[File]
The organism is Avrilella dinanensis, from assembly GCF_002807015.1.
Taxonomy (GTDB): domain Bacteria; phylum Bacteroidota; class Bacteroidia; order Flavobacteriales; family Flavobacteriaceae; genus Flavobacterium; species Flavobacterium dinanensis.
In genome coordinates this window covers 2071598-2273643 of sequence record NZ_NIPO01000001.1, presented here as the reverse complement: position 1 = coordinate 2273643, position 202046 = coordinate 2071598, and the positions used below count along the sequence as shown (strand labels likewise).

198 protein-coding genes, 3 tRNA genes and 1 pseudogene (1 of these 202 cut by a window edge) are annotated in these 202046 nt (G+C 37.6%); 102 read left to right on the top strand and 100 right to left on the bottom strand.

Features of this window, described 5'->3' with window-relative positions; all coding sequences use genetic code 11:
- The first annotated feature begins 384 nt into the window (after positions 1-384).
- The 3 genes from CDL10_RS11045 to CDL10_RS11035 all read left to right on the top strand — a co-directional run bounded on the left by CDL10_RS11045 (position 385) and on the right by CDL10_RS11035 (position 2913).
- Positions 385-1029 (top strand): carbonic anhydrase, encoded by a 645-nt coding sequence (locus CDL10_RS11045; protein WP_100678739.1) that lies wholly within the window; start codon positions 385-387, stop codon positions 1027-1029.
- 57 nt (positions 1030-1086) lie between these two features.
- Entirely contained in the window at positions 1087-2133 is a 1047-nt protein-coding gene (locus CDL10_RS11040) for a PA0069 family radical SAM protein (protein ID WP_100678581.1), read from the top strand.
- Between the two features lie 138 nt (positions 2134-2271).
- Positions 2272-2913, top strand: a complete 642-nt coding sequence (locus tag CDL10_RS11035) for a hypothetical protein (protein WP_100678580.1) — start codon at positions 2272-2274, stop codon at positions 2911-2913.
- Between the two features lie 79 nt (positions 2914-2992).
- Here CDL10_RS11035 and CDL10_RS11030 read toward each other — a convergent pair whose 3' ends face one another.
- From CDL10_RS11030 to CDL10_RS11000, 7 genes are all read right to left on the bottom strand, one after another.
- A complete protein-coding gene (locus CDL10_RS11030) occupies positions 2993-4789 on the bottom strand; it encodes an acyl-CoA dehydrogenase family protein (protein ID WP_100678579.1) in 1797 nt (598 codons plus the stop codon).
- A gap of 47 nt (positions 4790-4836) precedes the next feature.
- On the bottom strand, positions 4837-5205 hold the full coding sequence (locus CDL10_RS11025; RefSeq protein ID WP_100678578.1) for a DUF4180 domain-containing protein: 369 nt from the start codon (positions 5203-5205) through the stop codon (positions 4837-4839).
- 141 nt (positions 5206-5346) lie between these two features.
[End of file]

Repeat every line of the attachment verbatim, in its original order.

The organism is Avrilella dinanensis, from assembly GCF_002807015.1.
Taxonomy (GTDB): domain Bacteria; phylum Bacteroidota; class Bacteroidia; order Flavobacteriales; family Flavobacteriaceae; genus Flavobacterium; species Flavobacterium dinanensis.
In genome coordinates this window covers 2071598-2273643 of sequence record NZ_NIPO01000001.1, presented here as the reverse complement: position 1 = coordinate 2273643, position 202046 = coordinate 2071598, and the positions used below count along the sequence as shown (strand labels likewise).

198 protein-coding genes, 3 tRNA genes and 1 pseudogene (1 of these 202 cut by a window edge) are annotated in these 202046 nt (G+C 37.6%); 102 read left to right on the top strand and 100 right to left on the bottom strand.

Features of this window, described 5'->3' with window-relative positions; all coding sequences use genetic code 11:
- The first annotated feature begins 384 nt into the window (after positions 1-384).
- The 3 genes from CDL10_RS11045 to CDL10_RS11035 all read left to right on the top strand — a co-directional run bounded on the left by CDL10_RS11045 (position 385) and on the right by CDL10_RS11035 (position 2913).
- Positions 385-1029 (top strand): carbonic anhydrase, encoded by a 645-nt coding sequence (locus CDL10_RS11045; protein WP_100678739.1) that lies wholly within the window; start codon positions 385-387, stop codon positions 1027-1029.
- 57 nt (positions 1030-1086) lie between these two features.
- Entirely contained in the window at positions 1087-2133 is a 1047-nt protein-coding gene (locus CDL10_RS11040) for a PA0069 family radical SAM protein (protein ID WP_100678581.1), read from the top strand.
- Between the two features lie 138 nt (positions 2134-2271).
- Positions 2272-2913, top strand: a complete 642-nt coding sequence (locus tag CDL10_RS11035) for a hypothetical protein (protein WP_100678580.1) — start codon at positions 2272-2274, stop codon at positions 2911-2913.
- Between the two features lie 79 nt (positions 2914-2992).
- Here CDL10_RS11035 and CDL10_RS11030 read toward each other — a convergent pair whose 3' ends face one another.
- From CDL10_RS11030 to CDL10_RS11000, 7 genes are all read right to left on the bottom strand, one after another.
- A complete protein-coding gene (locus CDL10_RS11030) occupies positions 2993-4789 on the bottom strand; it encodes an acyl-CoA dehydrogenase family protein (protein ID WP_100678579.1) in 1797 nt (598 codons plus the stop codon).
- A gap of 47 nt (positions 4790-4836) precedes the next feature.
- On the bottom strand, positions 4837-5205 hold the full coding sequence (locus CDL10_RS11025; RefSeq protein ID WP_100678578.1) for a DUF4180 domain-containing protein: 369 nt from the start codon (positions 5203-5205) through the stop codon (positions 4837-4839).
- 141 nt (positions 5206-5346) lie between these two features.